Why The Console Wars Are Over Despite The Xbox One X

I’m a gamer. Throughout my youth, I was famous for picking the wrong console to champion. I picked the Nintendo 64 when all my friends had a Playstation. I had the NES and Snes when the Sega Mega Drive was the system to have. All this had to come to a stop so when I was earning my own money I decided to get all the consoles in a cycle to avoid feeling like I had picked the wrong one. Because of this, I feel I can say who is winning each generation. PS2 was better than the OG Xbox just like the 360 was far superior to the PS3. Now the tables have well and truly turned and Microsoft is dropping the ball at every turn.

This failure can be traced back to the original vision and announcement of the Xbox one. It was designed to be the all in one entertainment solution for your home. The combination of voice controls and TV pass through via Kinect was meant to herald the smart enabled home. We only have to look now at the emergence of Amazon Echo, Google Home and Apple’s soon to be produced offering to realize that the idea was sound. The delivery and the timing is what has killed the Xbox one.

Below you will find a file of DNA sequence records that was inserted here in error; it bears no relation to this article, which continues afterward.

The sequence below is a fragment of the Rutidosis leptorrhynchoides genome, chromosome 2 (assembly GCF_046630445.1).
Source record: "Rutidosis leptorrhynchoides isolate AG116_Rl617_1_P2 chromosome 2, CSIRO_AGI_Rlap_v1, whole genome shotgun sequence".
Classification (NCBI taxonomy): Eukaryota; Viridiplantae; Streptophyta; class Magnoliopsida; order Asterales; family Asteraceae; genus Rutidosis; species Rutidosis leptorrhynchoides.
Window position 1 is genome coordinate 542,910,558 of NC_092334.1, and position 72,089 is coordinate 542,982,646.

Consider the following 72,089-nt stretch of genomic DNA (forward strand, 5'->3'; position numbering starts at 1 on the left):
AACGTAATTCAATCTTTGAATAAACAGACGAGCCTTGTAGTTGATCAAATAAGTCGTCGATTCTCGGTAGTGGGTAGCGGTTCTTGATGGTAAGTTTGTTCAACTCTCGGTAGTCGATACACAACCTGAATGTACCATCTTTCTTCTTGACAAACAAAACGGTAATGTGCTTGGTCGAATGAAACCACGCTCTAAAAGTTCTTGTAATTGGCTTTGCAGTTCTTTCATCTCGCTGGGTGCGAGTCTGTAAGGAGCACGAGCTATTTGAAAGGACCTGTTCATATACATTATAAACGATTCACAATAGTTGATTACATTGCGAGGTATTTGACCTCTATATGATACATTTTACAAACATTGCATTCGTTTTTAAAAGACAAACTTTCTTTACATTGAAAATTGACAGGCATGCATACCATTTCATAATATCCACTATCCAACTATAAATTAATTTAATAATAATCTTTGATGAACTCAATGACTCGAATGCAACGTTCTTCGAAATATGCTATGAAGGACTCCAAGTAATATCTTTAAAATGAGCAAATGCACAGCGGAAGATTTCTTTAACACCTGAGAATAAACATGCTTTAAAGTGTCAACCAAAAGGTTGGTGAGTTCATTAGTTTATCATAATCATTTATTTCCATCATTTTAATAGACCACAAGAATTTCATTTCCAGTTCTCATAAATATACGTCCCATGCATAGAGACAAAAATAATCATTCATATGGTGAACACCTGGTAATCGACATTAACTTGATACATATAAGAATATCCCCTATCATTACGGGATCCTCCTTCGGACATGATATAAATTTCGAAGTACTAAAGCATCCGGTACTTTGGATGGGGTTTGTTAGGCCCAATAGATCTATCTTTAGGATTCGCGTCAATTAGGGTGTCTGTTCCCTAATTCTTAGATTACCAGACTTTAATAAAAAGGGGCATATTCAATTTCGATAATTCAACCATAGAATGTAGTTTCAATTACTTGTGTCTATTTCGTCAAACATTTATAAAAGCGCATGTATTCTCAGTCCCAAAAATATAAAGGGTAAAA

The DRM And Digital Games Message.